Thursday, June 12, 2008

Yes, You Can

You can be like the prophetess Anna, or the prophet Simeon, who prayed day and night in the Temple and were rewarded by the sight of the Messiah. You can be like the disciples and Mary who prayed in the Upper Room until the Holy Spirit descended. You can be like the Ethiopian eunuch, who tried to read the Scriptures. Even though he failed to understand them, God rewarded him by sending him Philip, and salvation.

Yes, there are things you can do to prepare yourself for the coming of Grace. Seek, and ye shall find. Ask, and it shall be given you. Knock, and it shall be opened to you.

Does this mean Grace wasn't already with these people, or with you, if you tried to pray or struggled with the Scriptures or sought and found or asked and received? Certainly Grace was already there, prompting all these things.

The trouble with, "I believe that I cannot, by my own strength..." is that it assumes there is such a thing as our own strength apart from God and unaided by Him. There isn't. Nobody even draws a single breath except by Grace. God never abandoned mankind because of sin. Our God's love never wavered nor changed. Only the strategies it employed varied according to the situation. God Himself remained faithful, true, constant, and unvarying in His love for us. His love is infinite; there are no boundaries on it. His love is unconditional. Grace was always with us, leading us every single step.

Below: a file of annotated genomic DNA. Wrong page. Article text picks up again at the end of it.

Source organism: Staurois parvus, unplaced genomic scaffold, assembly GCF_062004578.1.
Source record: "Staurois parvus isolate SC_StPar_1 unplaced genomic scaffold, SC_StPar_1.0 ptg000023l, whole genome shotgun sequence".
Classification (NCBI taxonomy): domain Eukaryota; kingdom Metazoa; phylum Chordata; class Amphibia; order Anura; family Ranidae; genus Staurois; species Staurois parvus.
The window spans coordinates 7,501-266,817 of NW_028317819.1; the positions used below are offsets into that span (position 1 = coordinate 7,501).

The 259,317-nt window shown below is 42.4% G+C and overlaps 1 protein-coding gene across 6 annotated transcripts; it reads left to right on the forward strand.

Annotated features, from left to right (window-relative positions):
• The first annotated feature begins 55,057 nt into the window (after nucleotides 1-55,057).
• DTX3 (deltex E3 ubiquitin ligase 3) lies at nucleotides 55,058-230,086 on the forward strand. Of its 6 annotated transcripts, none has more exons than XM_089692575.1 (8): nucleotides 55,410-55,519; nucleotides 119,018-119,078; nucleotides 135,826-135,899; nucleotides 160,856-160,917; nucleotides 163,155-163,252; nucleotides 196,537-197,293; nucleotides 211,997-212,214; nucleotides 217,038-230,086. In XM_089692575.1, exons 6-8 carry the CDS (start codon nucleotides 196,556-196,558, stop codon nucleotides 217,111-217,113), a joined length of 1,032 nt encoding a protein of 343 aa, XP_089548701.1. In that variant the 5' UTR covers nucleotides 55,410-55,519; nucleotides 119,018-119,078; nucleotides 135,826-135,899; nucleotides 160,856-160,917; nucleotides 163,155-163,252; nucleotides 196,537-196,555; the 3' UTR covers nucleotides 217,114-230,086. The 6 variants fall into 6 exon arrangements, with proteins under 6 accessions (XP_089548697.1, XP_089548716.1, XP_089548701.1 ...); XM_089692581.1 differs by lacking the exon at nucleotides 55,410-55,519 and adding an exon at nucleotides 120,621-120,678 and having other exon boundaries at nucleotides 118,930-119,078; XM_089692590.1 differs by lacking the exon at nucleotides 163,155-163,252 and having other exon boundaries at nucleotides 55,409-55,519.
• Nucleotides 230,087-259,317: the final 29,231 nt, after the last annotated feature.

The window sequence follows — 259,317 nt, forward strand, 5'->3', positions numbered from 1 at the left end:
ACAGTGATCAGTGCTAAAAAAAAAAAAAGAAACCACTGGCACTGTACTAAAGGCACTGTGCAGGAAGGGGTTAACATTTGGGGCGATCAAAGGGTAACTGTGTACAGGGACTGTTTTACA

So use the grace given you to seek "more", for although it is not given by measure, it is indeed by measure received. Invest it like the talent in the Parable; use it as Pentecost approaches to prepare yourself for the Holy Spirit's coming. That's the only way to acquire the fulness of the Him, the only way to arrive at the ultimate goal.



Randy Asburry said...

Now, now, Anastasia! ;-) I believe that Luther's purpose and point in saying, "I believe that I cannot by my own reason or strength believe in Jesus Christ my Lord, or come to Him," is precisely what you are getting at: to rule out any thought of relying on our human "strength" and instead relying completely on God's grace.

Anastasia Theodoridis said...

But isn't it a false dichotomy? That's assuming you agree we cannot so much as breathe, apart from Grace.